Celeste Ng writes in such a skillful manner that I feel humbled in my own attempts in comparison.  I cannot recommend her book enough to do it’s brilliance justice but do – read it – if you have not already.

 

You Can Just Adopt

The world already has enough people.  More and more, deciding to remain childless is an option people are choosing deliberately.  My husband and I don’t even know whether our sons will ever marry and/or have any children.  There will never be pressure from us in that regard.

The decision to have children occurs within a pronatalist social context.  When I was a senior in high school in 1972, I knew I was going to continue getting advanced education, work full time, get married and have children.  No wonder I failed.  Some women may excel at the SuperWoman effort but I did not.  I never got a degree, I ended up divorced and financially unable to provide for my child.  But I have had to work at some kind of revenue producing effort all of my life.

Why do those that cannot have their own children think that domestic infant adoption is another way to build their family?  I suppose because it has been promoted as a good thing and socially acceptable for decades now – at least as far back as the 1930s.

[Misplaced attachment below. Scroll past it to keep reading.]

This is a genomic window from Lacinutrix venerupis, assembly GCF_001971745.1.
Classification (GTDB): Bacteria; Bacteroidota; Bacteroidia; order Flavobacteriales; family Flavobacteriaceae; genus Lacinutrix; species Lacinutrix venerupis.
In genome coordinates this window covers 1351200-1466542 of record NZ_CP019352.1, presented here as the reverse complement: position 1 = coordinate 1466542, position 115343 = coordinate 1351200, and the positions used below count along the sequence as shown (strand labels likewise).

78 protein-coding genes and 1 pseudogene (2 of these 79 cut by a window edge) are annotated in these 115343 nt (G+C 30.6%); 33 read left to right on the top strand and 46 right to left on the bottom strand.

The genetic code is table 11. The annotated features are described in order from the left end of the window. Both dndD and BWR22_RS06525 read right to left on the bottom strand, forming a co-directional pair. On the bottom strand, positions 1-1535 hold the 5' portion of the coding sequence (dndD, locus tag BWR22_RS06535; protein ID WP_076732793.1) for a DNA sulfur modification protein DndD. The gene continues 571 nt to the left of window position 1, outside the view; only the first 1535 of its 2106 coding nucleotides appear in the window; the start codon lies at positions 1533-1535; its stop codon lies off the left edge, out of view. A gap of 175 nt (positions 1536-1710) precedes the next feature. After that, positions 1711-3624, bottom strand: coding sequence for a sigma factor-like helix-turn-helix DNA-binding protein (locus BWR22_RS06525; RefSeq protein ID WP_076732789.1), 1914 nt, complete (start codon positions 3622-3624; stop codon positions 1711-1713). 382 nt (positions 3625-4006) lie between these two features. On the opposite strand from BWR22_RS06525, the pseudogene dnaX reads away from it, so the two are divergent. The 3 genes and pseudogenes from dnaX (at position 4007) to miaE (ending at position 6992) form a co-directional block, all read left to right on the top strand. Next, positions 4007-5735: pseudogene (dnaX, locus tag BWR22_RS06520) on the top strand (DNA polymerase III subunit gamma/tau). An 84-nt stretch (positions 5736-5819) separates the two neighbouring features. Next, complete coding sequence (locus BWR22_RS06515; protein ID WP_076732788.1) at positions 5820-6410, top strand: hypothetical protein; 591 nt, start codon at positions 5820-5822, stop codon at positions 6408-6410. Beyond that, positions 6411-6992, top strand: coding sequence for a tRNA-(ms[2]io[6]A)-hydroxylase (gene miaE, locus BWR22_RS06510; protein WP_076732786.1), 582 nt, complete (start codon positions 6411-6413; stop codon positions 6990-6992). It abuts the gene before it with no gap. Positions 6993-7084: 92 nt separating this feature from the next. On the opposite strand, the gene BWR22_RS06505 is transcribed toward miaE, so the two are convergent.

Our culture views parenting as an essential part of achieving fulfillment, happiness, and meaning in life, and as a marker of successful adulthood.  When my husband told me that he wanted to be a father afterall (after 10 years of being grateful I had been there and done that and no pressure on him), I was a bit shocked and it was not an easy path for us.  I am still grateful medical science had a way to make it possible, even if it involved some non-traditional sacrifice on my part.  Having children did deepen and expand upon our relationship as a couple, making us a family.  As we are aging without any other family nearby, we are grateful our children may be there for us.